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BioMed Research International
Volume 2014 (2014), Article ID 258917, 11 pages
http://dx.doi.org/10.1155/2014/258917
Review Article

New Insights into Monoclonal B-Cell Lymphocytosis

1Department of Haematology, University Hospital, University of Crete, P.O. BOX 1352, 71110 Heraklion, Crete, Greece
2Department of Haematology, Athens Medical Center-Psychikon Branch, 11525 Athens, Greece
3Department of Haematology, University of Athens, Laikon General Hospital, 11527 Athens, Greece
4Department of Pathology, University of Athens, 11527 Athens, Greece
5Department of Haematology, 401 Military Hospital, 11525 Athens, Greece
61st Department of Propedeutics, University of Athens, Laikon General Hospital, 11527 Athens, Greece

Received 17 April 2014; Accepted 21 July 2014; Published 11 September 2014

Academic Editor: Kazuyuki Shimizu

Copyright © 2014 Christina Kalpadakis et al. This is an open access article distributed under the Creative Commons Attribution License, which permits unrestricted use, distribution, and reproduction in any medium, provided the original work is properly cited.

Abstract

Monoclonal B-cell lymphocytosis (MBL) is a premalignant condition characterized by the presence of less than 5000/μL circulating clonal B cells in otherwise healthy individuals. Three subcategories have been identified according to the immunophenotypic features: CLL-like, CD5(+) atypical, and CD5(−) MBL. CLL-like MBL is by far the most frequent and best studied category and further divided in low-count [LC] and high-count [HC] MBL, based on a cutoff value of 500/μL clonal B cells. LC-MBL typically remains stable and probably does not represent a truly premalignant condition, but rather an age-related immune senescence. On the other hand, HC-MBL is closely related to CLL-Rai0, bearing similar immunogenetic profile, and is associated with an annual risk of progression to CLL requiring therapy at a rate of 1.1%. Currently there are no reproducible factors for evaluating the risk of progression to CLL. CD5(−) MBL is characterized by an immunophenotype consistent with marginal zone origin and displays many similarities with marginal zone lymphomas (MZL), mainly the splenic MZL. The cutoff value of 5000/μL clonal B cells cannot probably be applied in CD5(−) MBL, requiring a new definition to describe those cases.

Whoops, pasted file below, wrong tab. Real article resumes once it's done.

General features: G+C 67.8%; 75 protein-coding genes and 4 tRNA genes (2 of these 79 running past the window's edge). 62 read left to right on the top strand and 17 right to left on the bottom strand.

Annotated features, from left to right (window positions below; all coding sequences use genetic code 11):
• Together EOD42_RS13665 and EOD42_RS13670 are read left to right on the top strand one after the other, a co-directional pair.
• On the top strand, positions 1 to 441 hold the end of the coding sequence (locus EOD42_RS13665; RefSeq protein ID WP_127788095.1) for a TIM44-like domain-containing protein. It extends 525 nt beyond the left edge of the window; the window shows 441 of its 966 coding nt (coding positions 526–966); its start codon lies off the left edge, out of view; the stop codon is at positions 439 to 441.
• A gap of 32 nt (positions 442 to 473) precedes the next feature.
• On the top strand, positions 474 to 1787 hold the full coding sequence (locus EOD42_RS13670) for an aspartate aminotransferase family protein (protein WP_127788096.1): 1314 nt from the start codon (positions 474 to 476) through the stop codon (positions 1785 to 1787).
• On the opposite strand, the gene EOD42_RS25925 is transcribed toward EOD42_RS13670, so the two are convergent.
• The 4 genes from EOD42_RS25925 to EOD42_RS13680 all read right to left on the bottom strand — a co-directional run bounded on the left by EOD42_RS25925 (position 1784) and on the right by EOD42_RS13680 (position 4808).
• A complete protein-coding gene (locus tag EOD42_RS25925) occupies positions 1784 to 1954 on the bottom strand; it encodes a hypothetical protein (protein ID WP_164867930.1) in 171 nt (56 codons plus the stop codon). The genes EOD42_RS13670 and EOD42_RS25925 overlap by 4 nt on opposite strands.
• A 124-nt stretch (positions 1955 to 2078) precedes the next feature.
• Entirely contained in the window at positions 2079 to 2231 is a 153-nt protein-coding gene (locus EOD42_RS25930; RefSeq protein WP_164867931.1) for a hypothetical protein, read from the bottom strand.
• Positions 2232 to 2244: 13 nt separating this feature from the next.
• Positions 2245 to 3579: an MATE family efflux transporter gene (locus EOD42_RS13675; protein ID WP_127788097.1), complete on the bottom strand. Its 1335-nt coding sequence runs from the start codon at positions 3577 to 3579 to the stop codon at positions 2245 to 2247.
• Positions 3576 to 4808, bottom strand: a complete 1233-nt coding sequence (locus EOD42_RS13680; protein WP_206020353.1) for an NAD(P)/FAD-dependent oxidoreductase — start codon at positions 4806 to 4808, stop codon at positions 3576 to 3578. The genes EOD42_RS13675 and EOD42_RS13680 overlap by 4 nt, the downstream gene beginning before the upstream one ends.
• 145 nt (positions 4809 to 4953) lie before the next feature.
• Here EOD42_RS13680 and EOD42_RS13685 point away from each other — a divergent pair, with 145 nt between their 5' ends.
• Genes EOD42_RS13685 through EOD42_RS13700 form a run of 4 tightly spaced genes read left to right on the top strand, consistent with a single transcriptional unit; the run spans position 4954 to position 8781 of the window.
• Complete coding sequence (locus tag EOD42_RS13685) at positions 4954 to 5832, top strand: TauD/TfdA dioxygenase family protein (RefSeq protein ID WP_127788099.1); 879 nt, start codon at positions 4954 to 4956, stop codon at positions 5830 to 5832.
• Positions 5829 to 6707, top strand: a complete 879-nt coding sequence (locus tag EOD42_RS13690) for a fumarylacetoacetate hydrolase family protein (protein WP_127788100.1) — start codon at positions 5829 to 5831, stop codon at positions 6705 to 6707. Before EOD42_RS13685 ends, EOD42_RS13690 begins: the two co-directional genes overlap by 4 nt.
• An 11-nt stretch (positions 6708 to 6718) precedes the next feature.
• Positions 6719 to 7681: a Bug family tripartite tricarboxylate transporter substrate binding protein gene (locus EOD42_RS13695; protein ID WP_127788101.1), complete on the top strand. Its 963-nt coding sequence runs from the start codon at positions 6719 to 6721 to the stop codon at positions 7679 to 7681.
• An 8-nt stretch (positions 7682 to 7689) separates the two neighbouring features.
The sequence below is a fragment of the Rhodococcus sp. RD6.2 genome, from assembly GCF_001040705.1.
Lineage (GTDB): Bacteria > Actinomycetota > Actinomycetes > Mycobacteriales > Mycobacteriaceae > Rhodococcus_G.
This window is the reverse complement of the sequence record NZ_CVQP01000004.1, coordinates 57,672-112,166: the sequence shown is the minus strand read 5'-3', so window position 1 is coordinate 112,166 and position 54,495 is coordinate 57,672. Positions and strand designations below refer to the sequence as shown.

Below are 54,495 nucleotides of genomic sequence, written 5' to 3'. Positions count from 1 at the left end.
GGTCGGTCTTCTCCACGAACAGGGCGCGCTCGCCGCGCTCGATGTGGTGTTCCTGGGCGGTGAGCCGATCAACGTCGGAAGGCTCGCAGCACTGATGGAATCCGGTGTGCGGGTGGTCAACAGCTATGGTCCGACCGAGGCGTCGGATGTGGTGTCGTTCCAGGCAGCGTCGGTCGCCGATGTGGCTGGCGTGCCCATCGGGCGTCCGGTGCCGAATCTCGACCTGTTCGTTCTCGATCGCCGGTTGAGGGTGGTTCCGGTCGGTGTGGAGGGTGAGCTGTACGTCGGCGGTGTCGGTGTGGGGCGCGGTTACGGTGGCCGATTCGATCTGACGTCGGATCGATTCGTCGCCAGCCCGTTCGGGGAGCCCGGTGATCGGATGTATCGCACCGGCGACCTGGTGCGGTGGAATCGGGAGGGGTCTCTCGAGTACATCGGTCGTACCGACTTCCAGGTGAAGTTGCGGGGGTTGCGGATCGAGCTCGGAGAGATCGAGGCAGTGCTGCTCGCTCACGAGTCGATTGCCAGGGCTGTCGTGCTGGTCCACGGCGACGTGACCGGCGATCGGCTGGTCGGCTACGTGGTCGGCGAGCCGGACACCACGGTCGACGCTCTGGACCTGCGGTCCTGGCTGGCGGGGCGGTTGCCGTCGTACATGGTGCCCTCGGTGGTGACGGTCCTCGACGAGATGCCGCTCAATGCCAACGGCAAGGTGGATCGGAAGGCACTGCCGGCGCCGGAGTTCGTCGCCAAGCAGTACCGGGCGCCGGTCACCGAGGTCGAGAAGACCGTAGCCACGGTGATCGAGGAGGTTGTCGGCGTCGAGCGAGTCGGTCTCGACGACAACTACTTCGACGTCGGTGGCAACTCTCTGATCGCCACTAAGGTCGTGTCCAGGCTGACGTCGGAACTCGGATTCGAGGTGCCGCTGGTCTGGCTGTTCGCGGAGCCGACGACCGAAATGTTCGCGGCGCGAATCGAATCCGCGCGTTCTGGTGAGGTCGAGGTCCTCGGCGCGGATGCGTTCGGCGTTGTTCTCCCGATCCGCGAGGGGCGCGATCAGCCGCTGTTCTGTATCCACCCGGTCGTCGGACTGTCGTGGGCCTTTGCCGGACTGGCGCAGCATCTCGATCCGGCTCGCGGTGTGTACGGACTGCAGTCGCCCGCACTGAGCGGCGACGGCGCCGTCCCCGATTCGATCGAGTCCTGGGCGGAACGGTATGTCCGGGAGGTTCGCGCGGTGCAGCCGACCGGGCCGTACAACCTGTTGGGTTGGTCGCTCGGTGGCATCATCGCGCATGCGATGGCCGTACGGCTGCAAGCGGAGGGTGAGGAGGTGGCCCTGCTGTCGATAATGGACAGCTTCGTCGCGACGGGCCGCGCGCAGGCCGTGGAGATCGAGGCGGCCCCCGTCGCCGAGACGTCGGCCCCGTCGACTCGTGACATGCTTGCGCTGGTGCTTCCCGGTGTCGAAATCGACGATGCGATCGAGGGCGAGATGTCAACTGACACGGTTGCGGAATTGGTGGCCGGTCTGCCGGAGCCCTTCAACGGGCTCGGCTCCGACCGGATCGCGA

1. Introduction

Multiparameter flow cytometry analysis dramatically increased the sensitivity for detection of small B-cell clones in otherwise healthy individuals [17]. A variety of terms have entered the literature to designate this finding. In 2005 the International Familial CLL consortium summarized the literature, proposed certain diagnostic criteria to define this entity, and established the term “monoclonal B-cell lymphocytosis” (MBL) [8]. MBL is characterized by an asymptomatic monoclonal expansion of <5.0 × 109/L circulating B cells in apparently healthy individuals without any other feature diagnostic of a B-lymphoproliferative disorder. MBL is classified into three groups according to the immunophenotype of the clonal population. The majority of MBL cases (75%) have the immunophenotype of chronic lymphocytic leukemia (CD19(+), CD5(+), CD23(+), , and ) and are classified as typical CLL-like MBL, while the remaining MBL cases are classified as atypical CLL (CD5(+) clonal population not meeting the criteria for typical CLL and not meeting the criteria for mantle cell lymphoma) and as CD5(−) non-CLL MBL [4, 5, 8].